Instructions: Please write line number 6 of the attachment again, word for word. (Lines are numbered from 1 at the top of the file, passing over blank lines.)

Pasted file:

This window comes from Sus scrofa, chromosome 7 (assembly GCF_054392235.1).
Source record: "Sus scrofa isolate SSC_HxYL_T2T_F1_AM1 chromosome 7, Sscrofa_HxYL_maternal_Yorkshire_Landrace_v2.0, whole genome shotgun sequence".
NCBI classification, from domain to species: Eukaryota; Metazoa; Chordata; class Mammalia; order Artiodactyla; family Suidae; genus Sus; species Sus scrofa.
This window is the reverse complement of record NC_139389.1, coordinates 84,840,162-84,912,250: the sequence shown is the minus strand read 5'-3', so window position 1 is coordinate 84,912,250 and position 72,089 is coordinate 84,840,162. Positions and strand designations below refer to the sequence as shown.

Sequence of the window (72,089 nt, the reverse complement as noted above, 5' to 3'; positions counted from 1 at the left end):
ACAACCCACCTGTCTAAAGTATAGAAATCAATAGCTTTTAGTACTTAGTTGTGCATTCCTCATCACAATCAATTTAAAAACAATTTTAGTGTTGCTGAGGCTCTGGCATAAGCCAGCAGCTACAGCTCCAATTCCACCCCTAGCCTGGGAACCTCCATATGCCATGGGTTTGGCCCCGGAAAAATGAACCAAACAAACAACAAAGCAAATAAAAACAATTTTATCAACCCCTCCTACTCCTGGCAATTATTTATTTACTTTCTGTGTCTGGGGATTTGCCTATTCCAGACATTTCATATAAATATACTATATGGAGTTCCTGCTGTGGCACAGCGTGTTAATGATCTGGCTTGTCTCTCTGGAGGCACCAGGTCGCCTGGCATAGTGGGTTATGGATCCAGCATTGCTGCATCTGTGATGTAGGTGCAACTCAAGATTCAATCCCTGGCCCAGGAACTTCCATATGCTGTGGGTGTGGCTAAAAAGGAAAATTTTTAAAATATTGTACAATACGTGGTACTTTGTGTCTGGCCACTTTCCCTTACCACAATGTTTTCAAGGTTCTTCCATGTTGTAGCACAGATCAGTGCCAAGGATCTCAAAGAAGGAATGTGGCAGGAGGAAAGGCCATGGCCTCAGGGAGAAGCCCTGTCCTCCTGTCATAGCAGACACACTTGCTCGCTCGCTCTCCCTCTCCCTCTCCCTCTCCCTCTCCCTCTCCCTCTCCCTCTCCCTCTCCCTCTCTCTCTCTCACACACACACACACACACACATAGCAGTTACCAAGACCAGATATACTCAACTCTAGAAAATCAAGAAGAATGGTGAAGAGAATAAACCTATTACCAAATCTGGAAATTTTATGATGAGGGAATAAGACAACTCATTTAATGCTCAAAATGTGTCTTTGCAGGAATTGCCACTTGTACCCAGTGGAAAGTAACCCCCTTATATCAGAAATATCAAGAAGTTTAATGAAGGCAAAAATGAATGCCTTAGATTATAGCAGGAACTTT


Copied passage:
ACAACCCACCTGTCTAAAGTATAGAAATCAATAGCTTTTAGTACTTAGTTGTGCATTCCTCATCACAATCAATTTAAAAACAATTTTAGTGTTGCTGAGGCTCTGGCATAAGCCAGCAGCTACAGCTCCAATTCCACCCCTAGCCTGGGAACCTCCATATGCCATGGGTTTGGCCCCGGAAAAATGAACCAAACAAACAACAAAGCAAATAAAAACAATTTTATCAACCCCTCCTACTCCTGGCAATTATTTATTTACTTTCTGTGTCTGGGGATTTGCCTATTCCAGACATTTCATATAAATATACTATATGGAGTTCCTGCTGTGGCACAGCGTGTTAATGATCTGGCTTGTCTCTCTGGAGGCACCAGGTCGCCTGGCATAGTGGGTTATGGATCCAGCATTGCTGCATCTGTGATGTAGGTGCAACTCAAGATTCAATCCCTGGCCCAGGAACTTCCATATGCTGTGGGTGTGGCTAAAAAGGAAAATTTTTAAAATATTGTACAATACGTGGTACTTTGTGTCTGGCCACTTTCCCTTACCACAATGTTTTCAAGGTTCTTCCATGTTGTAGCACAGATCAGTGCCAAGGATCTCAAAGAAGGAATGTGGCAGGAGGAAAGGCCATGGCCTCAGGGAGAAGCCCTGTCCTCCTGTCATAGCAGACACACTTGCTCGCTCGCTCTCCCTCTCCCTCTCCCTCTCCCTCTCCCTCTCCCTCTCCCTCTCCCTCTCCCTCTCTCTCTCTCACACACACACACACACACACATAGCAGTTACCAAGACCAGATATACTCAACTCTAGAAAATCAAGAAGAATGGTGAAGAGAATAAACCTATTACCAAATCTGGAAATTTTATGATGAGGGAATAAGACAACTCATTTAATGCTCAAAATGTGTCTTTGCAGGAATTGCCACTTGTACCCAGTGGAAAGTAACCCCCTTATATCAGAAATATCAAGAAGTTTAATGAAGGCAAAAATGAATGCCTTAGATTATAGCAGGAACTTT